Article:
GOP Sens. Rand PaulRand PaulDems blast Trump plans for deep spending cuts Trump team prepares dramatic cuts Paul, Lee call on Trump to work with Congress on foreign policy MORE (Ky.), Ted CruzTed CruzTrump's America: Businessmen in, bureaucrats out When Trump says 'Make America Great Again,' he means it Booker is taking orders from corporate pharmaceuticals MORE (Texas), Mark KirkMark KirkGOP senator: Don't link Planned Parenthood to ObamaCare repeal Republicans add three to Banking Committee Juan Williams: McConnell won big by blocking Obama MORE (Ill.), Ron JohnsonRon JohnsonOvernight Healthcare: GOP governors defend Medicaid expansion GOP senator: Let's work with Dems to 'fix' ObamaCare Right renews push for term limits as Trump takes power MORE (Wis.), Mike LeeMike LeeBooker is taking orders from corporate pharmaceuticals Paul, Lee call on Trump to work with Congress on foreign policy Right renews push for term limits as Trump takes power MORE (Utah), Marco RubioMarco RubioGOP, Dems hear different things from Trump Senate committee to vote Monday on Tillerson Tillerson met with top State official: report MORE (Fla.), Pat Toomey (Pa.) and John CornynJohn CornynSenate confirms first nominees of Trump era The new Washington elite schmoozes over lunch Top GOP senator warns of weekend work on Trump nominees MORE (Texas) voted against the amendment.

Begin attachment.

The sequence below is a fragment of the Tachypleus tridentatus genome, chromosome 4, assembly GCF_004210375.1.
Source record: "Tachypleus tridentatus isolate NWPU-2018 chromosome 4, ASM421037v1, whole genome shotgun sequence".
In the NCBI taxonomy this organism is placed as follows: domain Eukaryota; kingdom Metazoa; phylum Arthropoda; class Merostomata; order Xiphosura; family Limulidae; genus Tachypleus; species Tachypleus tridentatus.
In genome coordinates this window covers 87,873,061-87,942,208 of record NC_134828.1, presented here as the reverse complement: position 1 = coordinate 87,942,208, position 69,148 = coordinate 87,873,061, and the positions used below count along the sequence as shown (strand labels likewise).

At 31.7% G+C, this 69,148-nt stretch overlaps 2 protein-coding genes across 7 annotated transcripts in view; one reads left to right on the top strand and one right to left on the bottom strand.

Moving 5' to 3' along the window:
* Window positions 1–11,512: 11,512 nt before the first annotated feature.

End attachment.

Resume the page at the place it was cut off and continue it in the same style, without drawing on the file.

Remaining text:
The Senate began considering a $955 billion five-year farm bill this week. It's unclear if the Senate can complete work on the bill this week. Senate Majority Leader Harry ReidHarry ReidThe DC bubble is strangling the DNC Dems want Sessions to recuse himself from Trump-Russia probe Ryan says Trump, GOP 'in complete sync' on ObamaCare MORE (D-Nev.) has said that the Senate will transition to the comprehensive immigration reform bill once it's out of committee even if the Senate hasn't passed the farm bill.
S. 954 would cut more than $23 billion from current spending levels over 10 years. It includes $4 billion worth of cuts to food stamps, which has led to some Democratic opposition.
Last year’s farm bill passed on a bipartisan 64-35 vote, but the House failed to take up their own farm bill.
This year the House has a $940 billion farm bill that cuts spending by $39.7 billion over 10 years — $20.5 billion are cuts to food stamps. The House bill likely won’t get a floor vote until June.
The White House has said it supports the Senate farm bill.